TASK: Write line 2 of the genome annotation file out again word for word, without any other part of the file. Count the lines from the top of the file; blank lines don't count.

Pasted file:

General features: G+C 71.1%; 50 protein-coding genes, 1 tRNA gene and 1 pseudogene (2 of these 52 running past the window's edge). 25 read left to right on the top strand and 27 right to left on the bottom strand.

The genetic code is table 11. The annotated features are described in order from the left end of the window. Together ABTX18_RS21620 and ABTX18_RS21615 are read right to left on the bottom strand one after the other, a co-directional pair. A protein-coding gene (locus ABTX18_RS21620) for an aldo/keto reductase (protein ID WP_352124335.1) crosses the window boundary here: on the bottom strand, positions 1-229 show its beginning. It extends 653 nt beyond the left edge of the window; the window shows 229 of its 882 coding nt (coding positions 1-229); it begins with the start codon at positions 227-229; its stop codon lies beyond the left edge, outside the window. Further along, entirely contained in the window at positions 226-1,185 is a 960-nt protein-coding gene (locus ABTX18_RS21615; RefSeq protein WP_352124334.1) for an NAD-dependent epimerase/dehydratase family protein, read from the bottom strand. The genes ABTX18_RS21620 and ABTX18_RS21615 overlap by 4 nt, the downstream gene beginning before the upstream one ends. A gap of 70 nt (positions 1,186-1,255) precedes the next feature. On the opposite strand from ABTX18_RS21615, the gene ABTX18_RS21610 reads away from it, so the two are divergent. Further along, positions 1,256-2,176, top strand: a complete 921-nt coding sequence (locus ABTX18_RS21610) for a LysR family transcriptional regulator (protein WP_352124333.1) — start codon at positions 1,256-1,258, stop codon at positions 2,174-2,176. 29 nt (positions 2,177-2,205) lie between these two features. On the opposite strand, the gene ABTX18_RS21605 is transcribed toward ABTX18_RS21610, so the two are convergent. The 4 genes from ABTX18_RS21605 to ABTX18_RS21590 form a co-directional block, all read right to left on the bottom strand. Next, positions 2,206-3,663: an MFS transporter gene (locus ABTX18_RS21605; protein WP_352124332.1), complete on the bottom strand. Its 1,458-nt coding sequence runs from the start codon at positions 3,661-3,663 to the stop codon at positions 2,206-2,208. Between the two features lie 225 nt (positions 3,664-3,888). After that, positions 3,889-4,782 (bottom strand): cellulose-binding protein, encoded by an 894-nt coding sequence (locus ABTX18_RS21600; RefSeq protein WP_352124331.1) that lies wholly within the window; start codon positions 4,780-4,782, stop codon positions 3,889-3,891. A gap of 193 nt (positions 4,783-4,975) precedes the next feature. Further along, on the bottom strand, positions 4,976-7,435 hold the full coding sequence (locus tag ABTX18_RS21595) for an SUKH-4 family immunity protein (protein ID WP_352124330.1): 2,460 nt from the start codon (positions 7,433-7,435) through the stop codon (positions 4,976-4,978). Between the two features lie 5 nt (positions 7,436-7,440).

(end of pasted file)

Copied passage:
The genetic code is table 11. The annotated features are described in order from the left end of the window. Together ABTX18_RS21620 and ABTX18_RS21615 are read right to left on the bottom strand one after the other, a co-directional pair. A protein-coding gene (locus ABTX18_RS21620) for an aldo/keto reductase (protein ID WP_352124335.1) crosses the window boundary here: on the bottom strand, positions 1-229 show its beginning. It extends 653 nt beyond the left edge of the window; the window shows 229 of its 882 coding nt (coding positions 1-229); it begins with the start codon at positions 227-229; its stop codon lies beyond the left edge, outside the window. Further along, entirely contained in the window at positions 226-1,185 is a 960-nt protein-coding gene (locus ABTX18_RS21615; RefSeq protein WP_352124334.1) for an NAD-dependent epimerase/dehydratase family protein, read from the bottom strand. The genes ABTX18_RS21620 and ABTX18_RS21615 overlap by 4 nt, the downstream gene beginning before the upstream one ends. A gap of 70 nt (positions 1,186-1,255) precedes the next feature. On the opposite strand from ABTX18_RS21615, the gene ABTX18_RS21610 reads away from it, so the two are divergent. Further along, positions 1,256-2,176, top strand: a complete 921-nt coding sequence (locus ABTX18_RS21610) for a LysR family transcriptional regulator (protein WP_352124333.1) — start codon at positions 1,256-1,258, stop codon at positions 2,174-2,176. 29 nt (positions 2,177-2,205) lie between these two features. On the opposite strand, the gene ABTX18_RS21605 is transcribed toward ABTX18_RS21610, so the two are convergent. The 4 genes from ABTX18_RS21605 to ABTX18_RS21590 form a co-directional block, all read right to left on the bottom strand. Next, positions 2,206-3,663: an MFS transporter gene (locus ABTX18_RS21605; protein WP_352124332.1), complete on the bottom strand. Its 1,458-nt coding sequence runs from the start codon at positions 3,661-3,663 to the stop codon at positions 2,206-2,208. Between the two features lie 225 nt (positions 3,664-3,888). After that, positions 3,889-4,782 (bottom strand): cellulose-binding protein, encoded by an 894-nt coding sequence (locus ABTX18_RS21600; RefSeq protein WP_352124331.1) that lies wholly within the window; start codon positions 4,780-4,782, stop codon positions 3,889-3,891. A gap of 193 nt (positions 4,783-4,975) precedes the next feature. Further along, on the bottom strand, positions 4,976-7,435 hold the full coding sequence (locus tag ABTX18_RS21595) for an SUKH-4 family immunity protein (protein ID WP_352124330.1): 2,460 nt from the start codon (positions 7,433-7,435) through the stop codon (positions 4,976-4,978). Between the two features lie 5 nt (positions 7,436-7,440).